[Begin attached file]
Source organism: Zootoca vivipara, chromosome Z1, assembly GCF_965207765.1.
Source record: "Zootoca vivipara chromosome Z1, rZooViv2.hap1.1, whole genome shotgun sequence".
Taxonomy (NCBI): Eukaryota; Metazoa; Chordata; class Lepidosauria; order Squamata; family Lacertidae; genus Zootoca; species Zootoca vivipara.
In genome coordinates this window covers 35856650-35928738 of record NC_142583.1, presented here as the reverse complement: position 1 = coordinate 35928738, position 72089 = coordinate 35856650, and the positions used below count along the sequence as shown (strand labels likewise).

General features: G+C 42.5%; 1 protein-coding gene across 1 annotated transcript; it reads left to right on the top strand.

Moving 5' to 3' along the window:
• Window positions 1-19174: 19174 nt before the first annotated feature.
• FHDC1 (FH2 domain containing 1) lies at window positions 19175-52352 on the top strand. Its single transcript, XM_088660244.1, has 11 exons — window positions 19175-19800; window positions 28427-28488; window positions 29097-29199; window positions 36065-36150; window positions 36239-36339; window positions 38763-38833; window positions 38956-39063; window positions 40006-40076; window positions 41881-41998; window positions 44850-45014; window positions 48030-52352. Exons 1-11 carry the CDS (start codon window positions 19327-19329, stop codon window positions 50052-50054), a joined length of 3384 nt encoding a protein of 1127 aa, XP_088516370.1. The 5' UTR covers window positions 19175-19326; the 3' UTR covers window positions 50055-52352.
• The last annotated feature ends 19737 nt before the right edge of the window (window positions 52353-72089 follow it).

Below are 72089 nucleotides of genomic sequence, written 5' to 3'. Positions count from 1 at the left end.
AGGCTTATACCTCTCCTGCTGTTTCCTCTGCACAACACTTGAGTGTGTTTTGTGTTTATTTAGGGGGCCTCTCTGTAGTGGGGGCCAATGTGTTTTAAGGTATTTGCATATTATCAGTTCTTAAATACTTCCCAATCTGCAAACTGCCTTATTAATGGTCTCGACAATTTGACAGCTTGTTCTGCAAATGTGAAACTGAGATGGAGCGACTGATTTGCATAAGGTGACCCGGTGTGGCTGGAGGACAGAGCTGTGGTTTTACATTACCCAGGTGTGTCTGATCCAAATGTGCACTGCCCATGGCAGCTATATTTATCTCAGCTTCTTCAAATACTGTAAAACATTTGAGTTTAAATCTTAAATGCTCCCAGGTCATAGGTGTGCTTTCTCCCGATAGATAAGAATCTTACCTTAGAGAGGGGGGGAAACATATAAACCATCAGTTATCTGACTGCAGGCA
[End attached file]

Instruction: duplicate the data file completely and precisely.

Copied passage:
Source organism: Zootoca vivipara, chromosome Z1, assembly GCF_965207765.1.
Source record: "Zootoca vivipara chromosome Z1, rZooViv2.hap1.1, whole genome shotgun sequence".
Taxonomy (NCBI): Eukaryota; Metazoa; Chordata; class Lepidosauria; order Squamata; family Lacertidae; genus Zootoca; species Zootoca vivipara.
In genome coordinates this window covers 35856650-35928738 of record NC_142583.1, presented here as the reverse complement: position 1 = coordinate 35928738, position 72089 = coordinate 35856650, and the positions used below count along the sequence as shown (strand labels likewise).

General features: G+C 42.5%; 1 protein-coding gene across 1 annotated transcript; it reads left to right on the top strand.

Moving 5' to 3' along the window:
• Window positions 1-19174: 19174 nt before the first annotated feature.
• FHDC1 (FH2 domain containing 1) lies at window positions 19175-52352 on the top strand. Its single transcript, XM_088660244.1, has 11 exons — window positions 19175-19800; window positions 28427-28488; window positions 29097-29199; window positions 36065-36150; window positions 36239-36339; window positions 38763-38833; window positions 38956-39063; window positions 40006-40076; window positions 41881-41998; window positions 44850-45014; window positions 48030-52352. Exons 1-11 carry the CDS (start codon window positions 19327-19329, stop codon window positions 50052-50054), a joined length of 3384 nt encoding a protein of 1127 aa, XP_088516370.1. The 5' UTR covers window positions 19175-19326; the 3' UTR covers window positions 50055-52352.
• The last annotated feature ends 19737 nt before the right edge of the window (window positions 52353-72089 follow it).

Below are 72089 nucleotides of genomic sequence, written 5' to 3'. Positions count from 1 at the left end.
AGGCTTATACCTCTCCTGCTGTTTCCTCTGCACAACACTTGAGTGTGTTTTGTGTTTATTTAGGGGGCCTCTCTGTAGTGGGGGCCAATGTGTTTTAAGGTATTTGCATATTATCAGTTCTTAAATACTTCCCAATCTGCAAACTGCCTTATTAATGGTCTCGACAATTTGACAGCTTGTTCTGCAAATGTGAAACTGAGATGGAGCGACTGATTTGCATAAGGTGACCCGGTGTGGCTGGAGGACAGAGCTGTGGTTTTACATTACCCAGGTGTGTCTGATCCAAATGTGCACTGCCCATGGCAGCTATATTTATCTCAGCTTCTTCAAATACTGTAAAACATTTGAGTTTAAATCTTAAATGCTCCCAGGTCATAGGTGTGCTTTCTCCCGATAGATAAGAATCTTACCTTAGAGAGGGGGGGAAACATATAAACCATCAGTTATCTGACTGCAGGCA